Week 15: Baby’s Heartbeat Audible

The baby’s heartbeat can now be heard with a stethoscope. The fetus is also starting to produce its own urine and feces.

Week 16: Fetal Hiccups

The fetus may start to have hiccups, which can be felt by the mother as rhythmic movements.

Week 17: Baby’s Eyes Open

The baby’s eyes begin to open and can sense light. The fetus is also starting to develop its own unique personality.

Week 18: Baby’s Sex Organs Develop

The baby’s sex organs continue to develop, and the external genitalia become more distinct.

Week 19: Baby’s Movements Increase

The baby’s movements become more frequent and stronger. The mother may also start to notice the baby’s sleep-wake patterns.

Week 20: Ultrasound to Check Fetal Growth

An ultrasound is typically performed around this time to check the baby’s growth and development.

Week 21: Baby’s Hearing Develops

The baby’s hearing is fully developed, and it can hear sounds from outside the womb.

Week 22: Baby’s Hair Grows

The baby’s hair starts to grow, and its skin becomes thicker.

Week 23: Baby’s Lungs Develop

The baby’s lungs continue to develop, and it begins to practice breathing.

Week 24: Baby’s Taste Buds Develop

The baby’s taste buds develop, and it can taste the flavors of the amniotic fluid.

Week 25: Baby’s Weight Gain

The baby starts to gain weight rapidly, and its movements become even stronger.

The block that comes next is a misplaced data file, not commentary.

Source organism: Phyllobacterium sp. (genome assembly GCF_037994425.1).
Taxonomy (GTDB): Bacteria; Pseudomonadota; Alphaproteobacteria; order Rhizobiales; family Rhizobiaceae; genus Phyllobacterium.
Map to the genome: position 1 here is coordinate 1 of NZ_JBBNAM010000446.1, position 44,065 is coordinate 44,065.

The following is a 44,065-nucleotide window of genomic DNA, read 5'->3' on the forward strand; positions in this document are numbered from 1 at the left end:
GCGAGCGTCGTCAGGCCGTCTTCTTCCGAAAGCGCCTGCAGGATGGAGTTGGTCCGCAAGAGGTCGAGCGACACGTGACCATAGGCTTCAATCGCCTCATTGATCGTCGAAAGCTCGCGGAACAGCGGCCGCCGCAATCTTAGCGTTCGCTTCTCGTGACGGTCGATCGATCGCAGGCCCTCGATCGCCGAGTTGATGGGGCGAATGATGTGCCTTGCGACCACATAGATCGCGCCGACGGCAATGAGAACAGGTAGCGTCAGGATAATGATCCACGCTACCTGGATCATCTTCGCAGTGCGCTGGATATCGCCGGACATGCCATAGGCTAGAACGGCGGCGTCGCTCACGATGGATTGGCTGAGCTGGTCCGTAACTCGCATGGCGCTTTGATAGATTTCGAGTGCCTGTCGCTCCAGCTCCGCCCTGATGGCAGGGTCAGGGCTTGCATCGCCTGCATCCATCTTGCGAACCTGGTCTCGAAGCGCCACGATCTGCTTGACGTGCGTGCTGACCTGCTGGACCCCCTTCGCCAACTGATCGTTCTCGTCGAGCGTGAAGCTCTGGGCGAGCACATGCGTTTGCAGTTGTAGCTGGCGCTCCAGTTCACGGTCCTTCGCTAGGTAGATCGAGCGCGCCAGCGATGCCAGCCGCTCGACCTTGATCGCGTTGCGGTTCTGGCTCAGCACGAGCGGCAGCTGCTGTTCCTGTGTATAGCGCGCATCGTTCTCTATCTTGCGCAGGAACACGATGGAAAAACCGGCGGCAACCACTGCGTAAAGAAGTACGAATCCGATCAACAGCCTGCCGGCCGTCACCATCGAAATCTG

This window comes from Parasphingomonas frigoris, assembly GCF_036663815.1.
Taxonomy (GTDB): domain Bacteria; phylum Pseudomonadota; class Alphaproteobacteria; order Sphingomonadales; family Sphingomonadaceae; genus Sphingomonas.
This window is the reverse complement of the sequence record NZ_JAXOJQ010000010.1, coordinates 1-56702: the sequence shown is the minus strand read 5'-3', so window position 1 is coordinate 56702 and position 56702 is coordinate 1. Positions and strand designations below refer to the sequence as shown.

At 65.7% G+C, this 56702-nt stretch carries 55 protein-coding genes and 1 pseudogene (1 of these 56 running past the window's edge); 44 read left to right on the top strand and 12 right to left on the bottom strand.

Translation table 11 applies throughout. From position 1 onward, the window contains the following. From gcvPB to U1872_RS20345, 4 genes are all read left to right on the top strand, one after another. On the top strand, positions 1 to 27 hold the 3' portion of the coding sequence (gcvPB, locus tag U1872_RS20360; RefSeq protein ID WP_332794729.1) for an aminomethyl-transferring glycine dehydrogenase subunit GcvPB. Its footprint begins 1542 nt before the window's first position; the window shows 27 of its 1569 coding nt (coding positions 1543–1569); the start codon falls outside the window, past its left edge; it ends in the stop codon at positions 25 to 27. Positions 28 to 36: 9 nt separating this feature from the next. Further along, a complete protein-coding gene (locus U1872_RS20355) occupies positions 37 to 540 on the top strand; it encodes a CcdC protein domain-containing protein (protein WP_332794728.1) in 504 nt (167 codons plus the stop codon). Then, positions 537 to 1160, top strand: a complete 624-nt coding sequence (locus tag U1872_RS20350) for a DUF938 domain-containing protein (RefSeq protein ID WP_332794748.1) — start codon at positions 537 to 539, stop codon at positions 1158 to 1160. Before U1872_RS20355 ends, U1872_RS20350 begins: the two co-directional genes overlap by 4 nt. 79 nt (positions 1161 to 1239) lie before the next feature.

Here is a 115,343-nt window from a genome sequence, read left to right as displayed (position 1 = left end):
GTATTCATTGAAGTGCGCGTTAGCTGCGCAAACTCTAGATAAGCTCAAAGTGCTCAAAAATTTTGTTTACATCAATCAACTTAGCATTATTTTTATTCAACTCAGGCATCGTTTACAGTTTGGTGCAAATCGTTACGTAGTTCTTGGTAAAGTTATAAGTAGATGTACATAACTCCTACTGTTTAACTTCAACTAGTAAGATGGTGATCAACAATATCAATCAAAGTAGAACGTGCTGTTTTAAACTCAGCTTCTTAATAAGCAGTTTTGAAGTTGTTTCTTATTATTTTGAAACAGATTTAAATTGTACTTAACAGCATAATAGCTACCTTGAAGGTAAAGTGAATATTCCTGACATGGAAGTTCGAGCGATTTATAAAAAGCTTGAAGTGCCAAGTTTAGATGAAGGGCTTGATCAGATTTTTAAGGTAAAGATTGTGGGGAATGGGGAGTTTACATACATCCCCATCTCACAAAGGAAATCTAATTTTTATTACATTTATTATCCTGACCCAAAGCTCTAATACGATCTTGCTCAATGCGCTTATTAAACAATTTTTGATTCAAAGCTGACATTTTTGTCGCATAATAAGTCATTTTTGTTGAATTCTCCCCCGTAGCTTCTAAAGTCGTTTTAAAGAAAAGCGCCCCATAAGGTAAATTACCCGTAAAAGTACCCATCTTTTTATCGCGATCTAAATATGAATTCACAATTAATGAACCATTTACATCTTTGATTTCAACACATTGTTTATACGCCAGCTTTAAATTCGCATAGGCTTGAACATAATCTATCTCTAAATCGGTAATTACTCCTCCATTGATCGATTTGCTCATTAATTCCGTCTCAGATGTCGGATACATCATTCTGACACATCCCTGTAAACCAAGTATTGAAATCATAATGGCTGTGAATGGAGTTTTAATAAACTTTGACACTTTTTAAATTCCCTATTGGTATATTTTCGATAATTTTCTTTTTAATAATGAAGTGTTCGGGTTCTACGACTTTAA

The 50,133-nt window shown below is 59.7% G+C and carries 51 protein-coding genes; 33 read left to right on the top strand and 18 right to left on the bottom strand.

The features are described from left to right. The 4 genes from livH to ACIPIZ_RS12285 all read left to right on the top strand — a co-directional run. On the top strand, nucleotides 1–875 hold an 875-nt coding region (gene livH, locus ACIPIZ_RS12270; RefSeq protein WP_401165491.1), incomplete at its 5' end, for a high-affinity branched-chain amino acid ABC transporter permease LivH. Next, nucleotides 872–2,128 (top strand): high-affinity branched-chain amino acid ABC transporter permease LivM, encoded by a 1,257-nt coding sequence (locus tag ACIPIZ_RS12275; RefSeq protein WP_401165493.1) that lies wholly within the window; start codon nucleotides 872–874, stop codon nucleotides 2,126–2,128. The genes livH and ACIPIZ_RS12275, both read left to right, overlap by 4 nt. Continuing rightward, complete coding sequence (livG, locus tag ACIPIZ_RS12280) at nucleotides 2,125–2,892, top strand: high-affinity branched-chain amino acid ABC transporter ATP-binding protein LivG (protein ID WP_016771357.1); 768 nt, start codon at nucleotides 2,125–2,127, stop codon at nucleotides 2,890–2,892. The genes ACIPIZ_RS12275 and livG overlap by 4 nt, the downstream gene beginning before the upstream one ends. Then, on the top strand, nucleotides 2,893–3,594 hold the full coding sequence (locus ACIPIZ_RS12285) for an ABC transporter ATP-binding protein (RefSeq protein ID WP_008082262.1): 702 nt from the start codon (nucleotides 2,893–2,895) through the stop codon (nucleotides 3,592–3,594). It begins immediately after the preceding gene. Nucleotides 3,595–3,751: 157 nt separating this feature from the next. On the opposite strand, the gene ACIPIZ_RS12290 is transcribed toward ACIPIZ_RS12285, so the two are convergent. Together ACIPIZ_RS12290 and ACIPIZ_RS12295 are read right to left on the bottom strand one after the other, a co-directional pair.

Week 26: Baby’s Eyesight Develops

The baby’s eyesight continues to develop, and it can now focus on objects.

Week 27: Baby’s Brain Activity Increases

The baby’s brain activity increases significantly, and it begins to learn and remember.

Week 28: Baby’s Immune System Develops

The baby’s immune system starts to develop, and it can now fight off infections.

Week 29: Baby’s Skin Changes

The baby’s skin becomes less wrinkled and more plump.

Week 30: Baby’s Position

The baby’s position in the uterus becomes more stable, and it may start to descend into the pelvis.

Week 31: Baby’s Fat Layer Develops

The baby’s body starts to develop a layer of fat, which helps regulate its temperature.

Week 32: Baby’s Toenails Grow

The baby’s toenails start to grow.

Week 33: Baby’s Lungs Mature

The baby’s lungs continue to mature, and it is now capable of breathing on its own.

Week 34: Baby’s Head Circumference Increases

The baby’s head circumference increases rapidly, and its hair becomes thicker.

Week 35: Baby’s Movements Slow Down

The baby’s movements may slow down as it runs out of space in the uterus.

Week 36: Baby’s Position Changes

The baby may change its position to head-down in preparation for birth.

Week 37: Baby’s Skin Changes

The baby’s skin becomes smoother and less wrinkled.

Week 38: Baby’s Weight Stabilizes

The baby’s weight stabilizes, and it is now considered full-term.

Week 39: Baby’s Position

The baby is usually in a head-down position, ready for birth.

Week 40: Due Date

The due date is the estimated date of birth. However, only about 5% of babies are born on their due date.

Week 41+: Post-Term Pregnancy

If the baby is not born by week 41, it is considered post-term. Your doctor may recommend inducing labor to prevent complications.


Pregnancy is a remarkable journey that involves a multitude of physical, emotional, and hormonal changes. Understanding the week-by-week developments of your pregnancy can help you navigate this transformative experience with confidence and joy. Remember to consult with your healthcare provider throughout your pregnancy to ensure the health and well-being of both you and your baby.